Specifically, I would like to note, our G&A outlook does not rely on a reduction in our advertising spend, consistent with our stated strategy of driving sustained improvement in our traffic performance.

Based on these revisions, we now expect adjusted net income per diluted share in the range of $0.26 to $0.27. We expect an effective tax rate in the range of 29% to 31% for 2018, excluding the impact of Accounting Standard Update 2016-09, which could have a material impact on our effective tax rate.

As we expect to open 10 to 11 new company-operated shops in 2018 and 8 to 10 new franchised shops, we expect to spend between $22 million and $24 million in CapEx in 2018.

In summary, while I am greatly encouraged by our early progress that we have achieved thus far, we continue to have work to do as we execute this turnaround in the coming quarters. I have always maintained that 2018 was going to be a transition year for Potbelly, and the areas that we are working diligently to course-correct will take time. However, I believe we have the right strategies in place and are executing on the appropriate traffic-building initiatives to build the proper foundation for long-term sustainable and profitable growth.

Results are trending in the right direction. We have made significant progress, but we are still in the early innings of our turnaround efforts. In the end, we will be rewarded for remaining focused and thoughtful. In that spirit, I ask for your patience as we continue to move forward and execute our plan. I am optimistic that we can and we will achieve our full potential. I am excited about our progress so far, and I am confident that our best days are ahead of us.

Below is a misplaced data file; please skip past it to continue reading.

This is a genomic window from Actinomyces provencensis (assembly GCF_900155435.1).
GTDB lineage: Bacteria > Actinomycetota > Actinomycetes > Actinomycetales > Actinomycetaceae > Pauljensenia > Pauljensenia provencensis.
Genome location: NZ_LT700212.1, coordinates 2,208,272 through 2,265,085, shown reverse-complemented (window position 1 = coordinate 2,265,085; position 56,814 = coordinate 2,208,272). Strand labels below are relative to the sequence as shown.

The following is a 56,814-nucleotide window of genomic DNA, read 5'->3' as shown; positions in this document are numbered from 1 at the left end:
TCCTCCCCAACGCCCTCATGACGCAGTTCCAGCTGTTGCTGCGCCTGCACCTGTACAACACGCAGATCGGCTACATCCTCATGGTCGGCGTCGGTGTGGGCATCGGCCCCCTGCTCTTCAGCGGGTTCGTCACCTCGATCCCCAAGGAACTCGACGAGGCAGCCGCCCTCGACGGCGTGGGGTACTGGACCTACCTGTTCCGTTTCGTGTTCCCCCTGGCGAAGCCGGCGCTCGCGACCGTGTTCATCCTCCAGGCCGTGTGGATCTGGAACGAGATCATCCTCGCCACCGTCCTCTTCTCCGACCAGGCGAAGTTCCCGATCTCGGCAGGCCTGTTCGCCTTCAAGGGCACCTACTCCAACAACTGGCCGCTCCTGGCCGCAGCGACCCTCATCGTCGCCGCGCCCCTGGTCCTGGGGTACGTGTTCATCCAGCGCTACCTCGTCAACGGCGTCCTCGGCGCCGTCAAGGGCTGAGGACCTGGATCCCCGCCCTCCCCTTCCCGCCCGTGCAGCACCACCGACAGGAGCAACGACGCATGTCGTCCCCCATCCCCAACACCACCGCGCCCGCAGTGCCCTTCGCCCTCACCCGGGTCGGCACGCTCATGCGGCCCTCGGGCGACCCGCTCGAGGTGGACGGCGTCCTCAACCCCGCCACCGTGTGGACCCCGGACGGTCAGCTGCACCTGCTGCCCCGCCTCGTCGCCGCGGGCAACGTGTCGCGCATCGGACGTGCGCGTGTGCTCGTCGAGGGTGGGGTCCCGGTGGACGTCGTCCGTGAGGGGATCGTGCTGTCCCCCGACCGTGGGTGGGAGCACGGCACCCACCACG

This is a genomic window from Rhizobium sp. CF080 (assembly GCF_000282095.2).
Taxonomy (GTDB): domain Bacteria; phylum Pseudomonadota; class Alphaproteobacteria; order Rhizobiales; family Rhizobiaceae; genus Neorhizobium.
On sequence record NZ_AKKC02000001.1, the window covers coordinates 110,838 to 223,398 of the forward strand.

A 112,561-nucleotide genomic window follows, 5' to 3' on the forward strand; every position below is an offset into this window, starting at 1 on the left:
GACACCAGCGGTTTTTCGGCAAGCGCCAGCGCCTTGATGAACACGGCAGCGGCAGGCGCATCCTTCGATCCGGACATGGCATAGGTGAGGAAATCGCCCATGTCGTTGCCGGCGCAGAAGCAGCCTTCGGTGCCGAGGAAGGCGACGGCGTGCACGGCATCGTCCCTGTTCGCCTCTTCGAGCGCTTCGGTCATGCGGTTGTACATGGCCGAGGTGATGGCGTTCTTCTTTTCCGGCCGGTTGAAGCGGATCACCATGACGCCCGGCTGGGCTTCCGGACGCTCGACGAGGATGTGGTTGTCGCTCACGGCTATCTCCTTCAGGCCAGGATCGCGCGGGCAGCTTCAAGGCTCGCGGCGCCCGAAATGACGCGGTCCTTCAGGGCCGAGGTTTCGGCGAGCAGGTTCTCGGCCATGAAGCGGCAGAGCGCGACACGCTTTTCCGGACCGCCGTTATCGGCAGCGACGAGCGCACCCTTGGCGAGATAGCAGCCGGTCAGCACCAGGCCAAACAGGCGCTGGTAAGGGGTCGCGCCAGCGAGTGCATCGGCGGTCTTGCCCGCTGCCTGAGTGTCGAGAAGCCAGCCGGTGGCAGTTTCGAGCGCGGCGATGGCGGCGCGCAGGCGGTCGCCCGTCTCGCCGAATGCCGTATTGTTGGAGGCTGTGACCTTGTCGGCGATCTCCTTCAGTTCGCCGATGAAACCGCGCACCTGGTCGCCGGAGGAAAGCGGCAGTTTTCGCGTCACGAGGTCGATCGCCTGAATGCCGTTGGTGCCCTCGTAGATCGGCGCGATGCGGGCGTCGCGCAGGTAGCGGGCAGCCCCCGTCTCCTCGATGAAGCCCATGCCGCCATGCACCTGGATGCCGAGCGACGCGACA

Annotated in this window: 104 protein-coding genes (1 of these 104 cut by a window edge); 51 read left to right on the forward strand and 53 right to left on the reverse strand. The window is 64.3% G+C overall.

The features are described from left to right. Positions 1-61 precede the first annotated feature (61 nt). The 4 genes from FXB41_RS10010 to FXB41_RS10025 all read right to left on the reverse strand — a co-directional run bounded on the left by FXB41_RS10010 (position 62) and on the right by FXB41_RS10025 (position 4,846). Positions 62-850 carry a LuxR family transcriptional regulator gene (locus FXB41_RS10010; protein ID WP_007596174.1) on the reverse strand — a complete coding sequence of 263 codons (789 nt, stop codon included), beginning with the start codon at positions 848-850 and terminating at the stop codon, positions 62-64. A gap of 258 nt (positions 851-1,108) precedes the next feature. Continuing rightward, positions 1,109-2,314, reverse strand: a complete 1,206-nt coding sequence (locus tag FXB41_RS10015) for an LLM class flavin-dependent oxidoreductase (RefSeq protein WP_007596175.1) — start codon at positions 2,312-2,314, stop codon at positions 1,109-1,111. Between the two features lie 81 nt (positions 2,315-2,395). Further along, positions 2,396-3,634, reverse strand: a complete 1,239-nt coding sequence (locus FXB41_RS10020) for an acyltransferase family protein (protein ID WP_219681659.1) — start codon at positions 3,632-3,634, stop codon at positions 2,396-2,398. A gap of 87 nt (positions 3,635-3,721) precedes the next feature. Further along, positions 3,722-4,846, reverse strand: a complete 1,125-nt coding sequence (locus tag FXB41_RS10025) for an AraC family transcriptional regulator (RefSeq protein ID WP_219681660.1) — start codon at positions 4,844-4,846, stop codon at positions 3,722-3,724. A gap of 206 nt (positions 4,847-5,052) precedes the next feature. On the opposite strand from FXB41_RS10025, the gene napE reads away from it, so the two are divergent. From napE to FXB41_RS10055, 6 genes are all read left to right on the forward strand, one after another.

Thank you all for your time today. We appreciate you being on the call and the support of our business. I look forward to providing you with an update on our progress on our next earnings call.

I will now turn it over to the operator and then open up for questions.

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Questions and Answers

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Operator [1]

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(Operator Instructions) Our first question is from Nicole Miller with Piper Jaffray.

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Nicole Miller Regan, Piper Jaffray Companies, Research Division - MD & Senior Research Analyst [2]

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I really appreciate the update. The first question I wanted to ask is that, as you discussed, there's clearly some pushes and pulls in terms of the fast-casual results in the third quarter and fourth quarter to date. Could you drill down a little bit and talk specifically more about your sandwich competitive set and the trends that you're seeing?

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Alan L Johnson, Potbelly Corporation - President, CEO & Director [3]

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Thanks, Nicole, for that question. Yes, I mean, the best comparison we have is what we can get from Black Box, right? So we take that industry data, which lags about 2 weeks. We eliminate the states that we don't have any businesses in. So a very good example is Black Box includes California. We actually don't have any shops there. And then we compare our results against, if you like, a weighted fast-casual category. So that's how we arrive at a comparison to our performance versus the industry.

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Nicole Miller Regan, Piper Jaffray Companies, Research Division - MD & Senior Research Analyst [4]